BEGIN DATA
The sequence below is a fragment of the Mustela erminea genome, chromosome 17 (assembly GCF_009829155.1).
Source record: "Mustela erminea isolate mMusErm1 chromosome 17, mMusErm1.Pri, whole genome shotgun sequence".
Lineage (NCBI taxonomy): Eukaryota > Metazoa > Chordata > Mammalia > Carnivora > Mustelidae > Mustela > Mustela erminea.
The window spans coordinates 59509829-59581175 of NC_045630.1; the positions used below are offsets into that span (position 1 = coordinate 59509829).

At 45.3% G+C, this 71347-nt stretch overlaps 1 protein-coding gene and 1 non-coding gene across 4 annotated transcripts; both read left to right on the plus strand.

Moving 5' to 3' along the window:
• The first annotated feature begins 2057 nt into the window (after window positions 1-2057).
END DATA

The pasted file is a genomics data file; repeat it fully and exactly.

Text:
The sequence below is a fragment of the Mustela erminea genome, chromosome 17 (assembly GCF_009829155.1).
Source record: "Mustela erminea isolate mMusErm1 chromosome 17, mMusErm1.Pri, whole genome shotgun sequence".
Lineage (NCBI taxonomy): Eukaryota > Metazoa > Chordata > Mammalia > Carnivora > Mustelidae > Mustela > Mustela erminea.
The window spans coordinates 59509829-59581175 of NC_045630.1; the positions used below are offsets into that span (position 1 = coordinate 59509829).

At 45.3% G+C, this 71347-nt stretch overlaps 1 protein-coding gene and 1 non-coding gene across 4 annotated transcripts; both read left to right on the plus strand.

Moving 5' to 3' along the window:
• The first annotated feature begins 2057 nt into the window (after window positions 1-2057).